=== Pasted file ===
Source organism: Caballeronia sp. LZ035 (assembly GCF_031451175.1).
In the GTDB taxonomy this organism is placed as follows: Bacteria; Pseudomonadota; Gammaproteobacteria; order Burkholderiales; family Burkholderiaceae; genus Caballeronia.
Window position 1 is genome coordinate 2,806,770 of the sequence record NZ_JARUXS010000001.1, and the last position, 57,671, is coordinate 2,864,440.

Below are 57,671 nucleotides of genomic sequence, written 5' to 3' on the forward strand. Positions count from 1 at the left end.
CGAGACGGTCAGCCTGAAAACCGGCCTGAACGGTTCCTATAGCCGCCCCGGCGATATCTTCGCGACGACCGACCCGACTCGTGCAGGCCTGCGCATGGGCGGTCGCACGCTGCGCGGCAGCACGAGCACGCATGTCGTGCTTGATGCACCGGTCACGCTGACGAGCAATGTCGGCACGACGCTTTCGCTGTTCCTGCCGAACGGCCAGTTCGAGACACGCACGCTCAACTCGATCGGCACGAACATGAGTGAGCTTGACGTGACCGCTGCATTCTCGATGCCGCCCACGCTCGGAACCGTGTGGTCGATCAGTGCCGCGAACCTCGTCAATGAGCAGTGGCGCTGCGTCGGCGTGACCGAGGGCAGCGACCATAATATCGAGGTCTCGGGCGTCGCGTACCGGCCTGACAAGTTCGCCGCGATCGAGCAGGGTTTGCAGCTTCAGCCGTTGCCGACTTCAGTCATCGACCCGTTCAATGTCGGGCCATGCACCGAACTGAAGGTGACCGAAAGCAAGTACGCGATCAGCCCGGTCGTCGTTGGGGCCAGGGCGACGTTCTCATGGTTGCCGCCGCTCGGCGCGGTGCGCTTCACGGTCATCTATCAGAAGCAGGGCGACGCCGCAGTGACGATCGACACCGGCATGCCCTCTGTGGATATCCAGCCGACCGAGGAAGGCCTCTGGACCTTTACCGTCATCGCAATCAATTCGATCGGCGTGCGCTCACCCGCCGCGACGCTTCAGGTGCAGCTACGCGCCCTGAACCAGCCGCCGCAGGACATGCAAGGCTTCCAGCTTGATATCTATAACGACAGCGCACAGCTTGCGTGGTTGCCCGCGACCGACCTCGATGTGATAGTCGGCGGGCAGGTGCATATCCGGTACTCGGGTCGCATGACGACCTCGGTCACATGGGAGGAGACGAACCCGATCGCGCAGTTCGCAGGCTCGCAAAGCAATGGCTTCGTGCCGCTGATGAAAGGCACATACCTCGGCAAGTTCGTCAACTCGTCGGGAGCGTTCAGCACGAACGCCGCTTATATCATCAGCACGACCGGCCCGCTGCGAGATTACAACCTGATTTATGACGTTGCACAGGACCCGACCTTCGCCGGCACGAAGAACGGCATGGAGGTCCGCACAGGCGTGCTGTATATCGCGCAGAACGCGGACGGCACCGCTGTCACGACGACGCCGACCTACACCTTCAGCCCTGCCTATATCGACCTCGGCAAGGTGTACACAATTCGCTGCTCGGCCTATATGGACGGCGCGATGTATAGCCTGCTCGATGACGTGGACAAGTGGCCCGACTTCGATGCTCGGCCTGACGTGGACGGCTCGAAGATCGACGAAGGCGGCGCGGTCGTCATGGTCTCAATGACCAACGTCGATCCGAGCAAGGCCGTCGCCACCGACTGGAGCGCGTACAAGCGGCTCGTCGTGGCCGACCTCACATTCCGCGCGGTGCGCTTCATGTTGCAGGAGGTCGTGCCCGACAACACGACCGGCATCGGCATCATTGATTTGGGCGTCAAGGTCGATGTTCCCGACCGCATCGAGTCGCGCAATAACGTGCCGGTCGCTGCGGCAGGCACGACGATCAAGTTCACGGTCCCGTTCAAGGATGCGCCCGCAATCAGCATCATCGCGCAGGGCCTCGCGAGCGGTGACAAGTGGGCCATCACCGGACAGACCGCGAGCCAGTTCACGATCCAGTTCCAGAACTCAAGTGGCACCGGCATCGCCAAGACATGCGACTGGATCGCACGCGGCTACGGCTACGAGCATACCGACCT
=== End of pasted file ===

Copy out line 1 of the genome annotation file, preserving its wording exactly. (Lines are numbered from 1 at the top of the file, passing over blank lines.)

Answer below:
Source organism: Caballeronia sp. LZ035 (assembly GCF_031451175.1).